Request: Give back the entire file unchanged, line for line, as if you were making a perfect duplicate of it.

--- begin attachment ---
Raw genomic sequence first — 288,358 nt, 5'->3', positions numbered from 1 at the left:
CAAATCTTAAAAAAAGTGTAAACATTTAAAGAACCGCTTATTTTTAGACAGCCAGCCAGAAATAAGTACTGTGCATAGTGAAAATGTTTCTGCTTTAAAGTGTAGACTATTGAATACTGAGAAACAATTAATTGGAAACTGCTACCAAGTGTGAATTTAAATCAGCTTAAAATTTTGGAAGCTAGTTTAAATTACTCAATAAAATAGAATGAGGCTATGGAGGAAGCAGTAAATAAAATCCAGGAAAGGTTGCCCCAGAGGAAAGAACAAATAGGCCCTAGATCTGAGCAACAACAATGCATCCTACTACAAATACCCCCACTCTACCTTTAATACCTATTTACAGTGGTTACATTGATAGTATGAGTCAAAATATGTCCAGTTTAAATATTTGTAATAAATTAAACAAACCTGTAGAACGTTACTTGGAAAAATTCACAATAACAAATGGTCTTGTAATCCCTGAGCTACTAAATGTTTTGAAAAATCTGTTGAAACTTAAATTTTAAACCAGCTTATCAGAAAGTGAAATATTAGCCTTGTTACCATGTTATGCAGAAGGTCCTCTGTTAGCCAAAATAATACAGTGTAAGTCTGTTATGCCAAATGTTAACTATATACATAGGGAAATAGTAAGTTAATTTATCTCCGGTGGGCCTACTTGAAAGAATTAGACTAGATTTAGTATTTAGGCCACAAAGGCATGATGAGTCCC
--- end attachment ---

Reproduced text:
Raw genomic sequence first — 288,358 nt, 5'->3', positions numbered from 1 at the left:
CAAATCTTAAAAAAAGTGTAAACATTTAAAGAACCGCTTATTTTTAGACAGCCAGCCAGAAATAAGTACTGTGCATAGTGAAAATGTTTCTGCTTTAAAGTGTAGACTATTGAATACTGAGAAACAATTAATTGGAAACTGCTACCAAGTGTGAATTTAAATCAGCTTAAAATTTTGGAAGCTAGTTTAAATTACTCAATAAAATAGAATGAGGCTATGGAGGAAGCAGTAAATAAAATCCAGGAAAGGTTGCCCCAGAGGAAAGAACAAATAGGCCCTAGATCTGAGCAACAACAATGCATCCTACTACAAATACCCCCACTCTACCTTTAATACCTATTTACAGTGGTTACATTGATAGTATGAGTCAAAATATGTCCAGTTTAAATATTTGTAATAAATTAAACAAACCTGTAGAACGTTACTTGGAAAAATTCACAATAACAAATGGTCTTGTAATCCCTGAGCTACTAAATGTTTTGAAAAATCTGTTGAAACTTAAATTTTAAACCAGCTTATCAGAAAGTGAAATATTAGCCTTGTTACCATGTTATGCAGAAGGTCCTCTGTTAGCCAAAATAATACAGTGTAAGTCTGTTATGCCAAATGTTAACTATATACATAGGGAAATAGTAAGTTAATTTATCTCCGGTGGGCCTACTTGAAAGAATTAGACTAGATTTAGTATTTAGGCCACAAAGGCATGATGAGTCCC